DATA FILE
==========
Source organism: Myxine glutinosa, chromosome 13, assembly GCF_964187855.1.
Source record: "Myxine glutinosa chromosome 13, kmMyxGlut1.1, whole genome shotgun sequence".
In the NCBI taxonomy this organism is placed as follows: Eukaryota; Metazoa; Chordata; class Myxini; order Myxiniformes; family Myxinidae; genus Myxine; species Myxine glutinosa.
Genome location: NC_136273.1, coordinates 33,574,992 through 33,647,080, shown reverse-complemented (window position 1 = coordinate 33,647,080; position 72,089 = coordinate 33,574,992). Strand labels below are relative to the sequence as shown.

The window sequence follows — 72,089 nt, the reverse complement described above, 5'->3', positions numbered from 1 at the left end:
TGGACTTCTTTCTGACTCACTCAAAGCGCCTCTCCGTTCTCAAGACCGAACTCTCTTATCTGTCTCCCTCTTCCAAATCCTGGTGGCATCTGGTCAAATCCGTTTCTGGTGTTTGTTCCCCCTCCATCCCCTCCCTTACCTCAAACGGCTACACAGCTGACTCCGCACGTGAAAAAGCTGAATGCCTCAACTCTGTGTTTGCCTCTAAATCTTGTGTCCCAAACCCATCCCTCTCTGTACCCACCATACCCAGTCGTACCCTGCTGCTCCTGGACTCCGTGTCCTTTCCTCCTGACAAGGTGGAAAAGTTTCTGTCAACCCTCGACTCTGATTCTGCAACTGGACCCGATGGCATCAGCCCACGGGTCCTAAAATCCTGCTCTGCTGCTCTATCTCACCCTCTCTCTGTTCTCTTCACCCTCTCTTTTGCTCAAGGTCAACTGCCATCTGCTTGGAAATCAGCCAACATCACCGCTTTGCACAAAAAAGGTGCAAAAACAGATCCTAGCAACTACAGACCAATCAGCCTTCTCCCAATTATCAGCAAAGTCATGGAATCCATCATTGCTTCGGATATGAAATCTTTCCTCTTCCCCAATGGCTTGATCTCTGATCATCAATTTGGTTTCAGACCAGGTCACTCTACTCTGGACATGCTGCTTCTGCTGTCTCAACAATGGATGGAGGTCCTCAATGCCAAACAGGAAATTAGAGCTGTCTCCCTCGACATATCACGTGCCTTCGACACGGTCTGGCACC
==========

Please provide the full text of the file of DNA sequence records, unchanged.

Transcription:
Source organism: Myxine glutinosa, chromosome 13, assembly GCF_964187855.1.
Source record: "Myxine glutinosa chromosome 13, kmMyxGlut1.1, whole genome shotgun sequence".
In the NCBI taxonomy this organism is placed as follows: Eukaryota; Metazoa; Chordata; class Myxini; order Myxiniformes; family Myxinidae; genus Myxine; species Myxine glutinosa.
Genome location: NC_136273.1, coordinates 33,574,992 through 33,647,080, shown reverse-complemented (window position 1 = coordinate 33,647,080; position 72,089 = coordinate 33,574,992). Strand labels below are relative to the sequence as shown.

The window sequence follows — 72,089 nt, the reverse complement described above, 5'->3', positions numbered from 1 at the left end:
TGGACTTCTTTCTGACTCACTCAAAGCGCCTCTCCGTTCTCAAGACCGAACTCTCTTATCTGTCTCCCTCTTCCAAATCCTGGTGGCATCTGGTCAAATCCGTTTCTGGTGTTTGTTCCCCCTCCATCCCCTCCCTTACCTCAAACGGCTACACAGCTGACTCCGCACGTGAAAAAGCTGAATGCCTCAACTCTGTGTTTGCCTCTAAATCTTGTGTCCCAAACCCATCCCTCTCTGTACCCACCATACCCAGTCGTACCCTGCTGCTCCTGGACTCCGTGTCCTTTCCTCCTGACAAGGTGGAAAAGTTTCTGTCAACCCTCGACTCTGATTCTGCAACTGGACCCGATGGCATCAGCCCACGGGTCCTAAAATCCTGCTCTGCTGCTCTATCTCACCCTCTCTCTGTTCTCTTCACCCTCTCTTTTGCTCAAGGTCAACTGCCATCTGCTTGGAAATCAGCCAACATCACCGCTTTGCACAAAAAAGGTGCAAAAACAGATCCTAGCAACTACAGACCAATCAGCCTTCTCCCAATTATCAGCAAAGTCATGGAATCCATCATTGCTTCGGATATGAAATCTTTCCTCTTCCCCAATGGCTTGATCTCTGATCATCAATTTGGTTTCAGACCAGGTCACTCTACTCTGGACATGCTGCTTCTGCTGTCTCAACAATGGATGGAGGTCCTCAATGCCAAACAGGAAATTAGAGCTGTCTCCCTCGACATATCACGTGCCTTCGACACGGTCTGGCACC